NPL Doors

While I am away, I hope you enjoy the movie at the head of the page.

I made it a few months ago by walking up and down every corridor in NPL taking a picture of the title of each lab door.

It took more than two hours just to take the pictures! But the movie takes only a little over 4 minutes.

My aim was to try to capture the diversity of activities at NPL.

I hope you enjoy it and find at least one lab door with an intriguing title.






July 12, 2012
Gianluca Memoli views the world through a bubble. But then don't we all?

Gianluca Memoli views the world through a bubble. But then don’t we all?

Do you think of bubbles as objects of childish fascination? Beautiful, ephemeral, but ultimately peripheral to the main branches of science, life, and business? Well if you did think that, then that would be a BIG mistake. Because bubbles of one kind or another are absolutely central to your life.

Last weekend I got to help at the NPL stand at the Royal Society Summer Science Exhibition. It was a busy day and by the end of it my voice was hoarse. My reward was that I reminded myself – with a little help from my colleague Gianluca Memoli – just how ubiquitous and important bubbles are.

  • I remembered that all biological life consist of cells, which are nothing more than bubbles formed spontaneously when fats (lipids) are mixed with water. The miracle of life itself exists only inside a protective bubble!
  • I remembered returning a kettle to John Lewis because it was too noisy – noise created by the bubbles in the water.
  • I remembered that the golden sound of the sea upon the shore – Shhhhhh…….. Shhhhhhh…… is nothing more than the sound of bubbles collapsing.
  • I remembered that when we wait for bread to bake and reach its optimal state of scrumptious edibility – we are simply waiting for the bubbles inside it to reach the right size.
  • I remembered that I love champagne, a wine in which the value is increased ten-fold because of the presence of bubbles.
  • I remembered that I owe the value of my house the existence of a property bubble – wait a minute! That’s not Physics!

On the NPL stand Gianluca was explaining how sound – more generally ultrasound – could be used to create, move and manipulate bubbles. And if his research pans out as planned, he will be able to use the oscillations of micro-bubbles to measure the properties of fluids.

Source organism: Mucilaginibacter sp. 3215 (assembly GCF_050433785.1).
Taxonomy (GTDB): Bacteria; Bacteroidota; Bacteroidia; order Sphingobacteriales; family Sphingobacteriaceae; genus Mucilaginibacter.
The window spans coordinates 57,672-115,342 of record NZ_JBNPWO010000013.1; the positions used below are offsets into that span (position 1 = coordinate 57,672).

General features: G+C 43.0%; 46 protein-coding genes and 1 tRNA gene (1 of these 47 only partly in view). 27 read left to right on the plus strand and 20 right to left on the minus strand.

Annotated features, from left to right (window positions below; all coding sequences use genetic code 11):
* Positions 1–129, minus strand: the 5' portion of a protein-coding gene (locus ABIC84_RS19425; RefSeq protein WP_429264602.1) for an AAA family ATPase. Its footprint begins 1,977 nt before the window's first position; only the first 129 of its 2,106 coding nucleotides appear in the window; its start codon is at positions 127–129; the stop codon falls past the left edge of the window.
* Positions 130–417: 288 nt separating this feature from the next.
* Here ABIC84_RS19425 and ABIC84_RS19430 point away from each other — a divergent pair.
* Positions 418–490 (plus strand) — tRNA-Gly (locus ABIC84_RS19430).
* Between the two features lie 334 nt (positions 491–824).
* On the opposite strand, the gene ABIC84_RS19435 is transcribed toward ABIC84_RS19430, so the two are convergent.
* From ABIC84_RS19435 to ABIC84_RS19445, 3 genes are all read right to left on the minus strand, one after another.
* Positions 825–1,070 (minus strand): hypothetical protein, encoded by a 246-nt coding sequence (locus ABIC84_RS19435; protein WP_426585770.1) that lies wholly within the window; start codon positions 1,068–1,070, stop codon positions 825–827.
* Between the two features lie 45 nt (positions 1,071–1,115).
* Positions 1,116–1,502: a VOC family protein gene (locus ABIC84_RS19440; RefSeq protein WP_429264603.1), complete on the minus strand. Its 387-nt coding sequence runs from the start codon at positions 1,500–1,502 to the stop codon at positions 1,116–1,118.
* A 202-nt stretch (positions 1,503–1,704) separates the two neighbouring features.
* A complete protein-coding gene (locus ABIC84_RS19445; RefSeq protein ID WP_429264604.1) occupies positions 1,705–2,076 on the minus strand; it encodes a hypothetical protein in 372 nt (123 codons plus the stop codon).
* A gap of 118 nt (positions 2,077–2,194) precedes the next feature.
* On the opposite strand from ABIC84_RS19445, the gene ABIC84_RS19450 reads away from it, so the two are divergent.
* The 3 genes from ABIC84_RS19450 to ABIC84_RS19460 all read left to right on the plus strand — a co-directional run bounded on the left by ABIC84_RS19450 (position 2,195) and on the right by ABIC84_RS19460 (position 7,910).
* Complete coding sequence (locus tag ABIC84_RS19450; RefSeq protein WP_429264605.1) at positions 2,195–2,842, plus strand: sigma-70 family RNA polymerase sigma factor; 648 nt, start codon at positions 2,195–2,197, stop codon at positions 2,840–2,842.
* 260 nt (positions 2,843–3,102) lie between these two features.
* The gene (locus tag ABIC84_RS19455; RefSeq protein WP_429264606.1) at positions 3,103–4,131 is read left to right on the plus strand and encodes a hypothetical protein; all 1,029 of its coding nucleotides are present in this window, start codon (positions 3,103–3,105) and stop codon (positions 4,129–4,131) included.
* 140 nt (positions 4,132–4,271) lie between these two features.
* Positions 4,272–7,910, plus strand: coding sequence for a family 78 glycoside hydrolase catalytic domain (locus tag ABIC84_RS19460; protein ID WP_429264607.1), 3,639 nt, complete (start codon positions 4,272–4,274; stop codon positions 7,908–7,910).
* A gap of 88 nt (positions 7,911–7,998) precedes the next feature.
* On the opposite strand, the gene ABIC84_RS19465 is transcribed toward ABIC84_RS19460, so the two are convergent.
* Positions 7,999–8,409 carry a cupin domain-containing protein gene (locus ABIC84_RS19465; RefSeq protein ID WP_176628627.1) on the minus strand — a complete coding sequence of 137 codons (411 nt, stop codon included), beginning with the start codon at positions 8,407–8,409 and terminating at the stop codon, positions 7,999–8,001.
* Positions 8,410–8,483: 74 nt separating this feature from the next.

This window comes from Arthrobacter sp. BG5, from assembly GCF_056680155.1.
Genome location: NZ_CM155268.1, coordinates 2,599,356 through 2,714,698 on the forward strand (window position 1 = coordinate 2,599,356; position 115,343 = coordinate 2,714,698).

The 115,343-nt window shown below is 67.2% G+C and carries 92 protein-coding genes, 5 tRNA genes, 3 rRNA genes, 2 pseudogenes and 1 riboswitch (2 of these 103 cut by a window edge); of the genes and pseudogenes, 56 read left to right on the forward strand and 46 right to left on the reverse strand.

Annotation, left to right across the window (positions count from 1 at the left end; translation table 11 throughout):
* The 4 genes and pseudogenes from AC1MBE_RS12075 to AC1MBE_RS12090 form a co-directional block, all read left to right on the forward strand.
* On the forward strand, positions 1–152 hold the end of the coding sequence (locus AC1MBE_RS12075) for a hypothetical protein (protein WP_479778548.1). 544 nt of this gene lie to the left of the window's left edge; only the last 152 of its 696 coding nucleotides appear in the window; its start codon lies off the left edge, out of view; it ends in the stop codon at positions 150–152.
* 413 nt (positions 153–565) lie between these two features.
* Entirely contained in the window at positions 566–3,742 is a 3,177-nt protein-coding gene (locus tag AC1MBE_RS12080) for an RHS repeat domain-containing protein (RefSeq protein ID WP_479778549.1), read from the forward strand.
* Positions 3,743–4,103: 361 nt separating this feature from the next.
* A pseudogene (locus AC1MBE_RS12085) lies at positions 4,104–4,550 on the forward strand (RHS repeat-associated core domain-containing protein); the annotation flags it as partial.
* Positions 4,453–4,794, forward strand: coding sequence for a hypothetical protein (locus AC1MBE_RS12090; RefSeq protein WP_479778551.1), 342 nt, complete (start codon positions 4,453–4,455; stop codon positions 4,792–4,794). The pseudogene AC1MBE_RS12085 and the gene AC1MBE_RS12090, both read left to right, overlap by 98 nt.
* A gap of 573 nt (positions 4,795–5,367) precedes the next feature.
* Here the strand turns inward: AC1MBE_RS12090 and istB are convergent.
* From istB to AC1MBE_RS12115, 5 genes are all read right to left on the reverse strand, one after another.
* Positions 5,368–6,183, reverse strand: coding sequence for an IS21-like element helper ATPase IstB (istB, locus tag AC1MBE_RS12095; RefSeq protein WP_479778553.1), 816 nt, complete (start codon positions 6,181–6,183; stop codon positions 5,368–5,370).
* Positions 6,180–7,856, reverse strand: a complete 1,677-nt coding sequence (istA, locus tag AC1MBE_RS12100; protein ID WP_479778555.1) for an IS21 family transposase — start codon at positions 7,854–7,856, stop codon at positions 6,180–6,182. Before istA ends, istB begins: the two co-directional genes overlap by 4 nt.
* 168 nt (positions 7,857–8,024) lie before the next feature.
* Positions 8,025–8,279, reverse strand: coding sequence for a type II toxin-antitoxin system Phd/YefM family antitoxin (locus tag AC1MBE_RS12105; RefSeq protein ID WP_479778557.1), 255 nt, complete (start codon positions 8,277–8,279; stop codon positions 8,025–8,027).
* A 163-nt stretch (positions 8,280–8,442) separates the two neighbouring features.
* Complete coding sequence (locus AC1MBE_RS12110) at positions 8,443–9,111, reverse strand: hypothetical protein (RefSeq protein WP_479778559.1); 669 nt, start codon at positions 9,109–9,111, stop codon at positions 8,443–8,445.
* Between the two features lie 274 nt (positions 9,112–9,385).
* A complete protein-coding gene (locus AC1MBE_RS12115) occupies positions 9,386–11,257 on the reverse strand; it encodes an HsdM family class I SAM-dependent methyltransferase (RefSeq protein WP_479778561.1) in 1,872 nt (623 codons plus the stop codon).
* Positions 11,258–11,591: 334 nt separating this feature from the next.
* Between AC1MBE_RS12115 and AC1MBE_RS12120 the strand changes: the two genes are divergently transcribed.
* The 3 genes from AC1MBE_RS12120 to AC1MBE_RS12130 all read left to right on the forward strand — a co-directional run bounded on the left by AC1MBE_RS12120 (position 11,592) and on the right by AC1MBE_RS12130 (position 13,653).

As I wandered back to Waterloo Station across the Hungerford Bridge I gazed across the bustling river at the hubbub of the South Bank. Reflecting on those things which rivers make one reflect upon, I realised that I was lost in nothing less than a …thought bubble. Bubbles really are everywhere: watch out for them!

The colour of heavy water

July 4, 2010
NPL Heavy Water Sample

NPL Heavy Water Sample

I love working at NPL! Over lunch the other day I spoke with my colleague Richard Rusby about my doubts over the explanation I had read about the colour of the sea. This explanation stated that the sea is blue because water is ‘blue’. And the justification for this assertion was that molecular vibrations of the hydrogen in the H2O absorbed red light – a verifiable fact. However the colloquial justification of a nameless colleague was that if a vial of water was compared with a vial of ‘heavy water’ the ordinary water looked noticeable blue. Richard said that whenever I wanted I should ‘pop down’ and he would show me a vial of heavy water. Wow! It transpired that Richard had had a vial of heavy water around for many years without quite knowing what to do with it!

The Comparison and the Amazing Discovery

The comparison was disappointing because there is no noticeable difference in the colour of vials of heavy water and regular water. Normal water does not appear even slightly ‘blue’ when held against regular water. Clearly there is more to investigate here.

However the sample of heavy water was amazing!

Label showing heavy water sample was obtained in 1935!!

Label showing heavy water sample was obtained in 1935!!

First of all, it was stored in a solid wood block with a type written label stating it was made in 1935! Opening it up (see top picture) it was clear that it had been made at the Norsk Hydro plant in Norway.  According the ever reliable Wikipedia this plant only began production in 1935. This was the same plant that was  the object of a daring commando  raid in the second world war to prevent the Nazi from creating a nuclear bomb. And I held in my hand a sample from the first year of production of that factory.

I felt shaky all afternoon. I had held a piece of history in my hands – an object that not so long ago people would have given their lives to possess. I still don’t know how to proceed about the colour of the sea issue, but I feel – astounded to have encountered a vial of heavy water of such esteemed pedigree. And it had been in a cupboard in my own department all these years! I love working at NPL.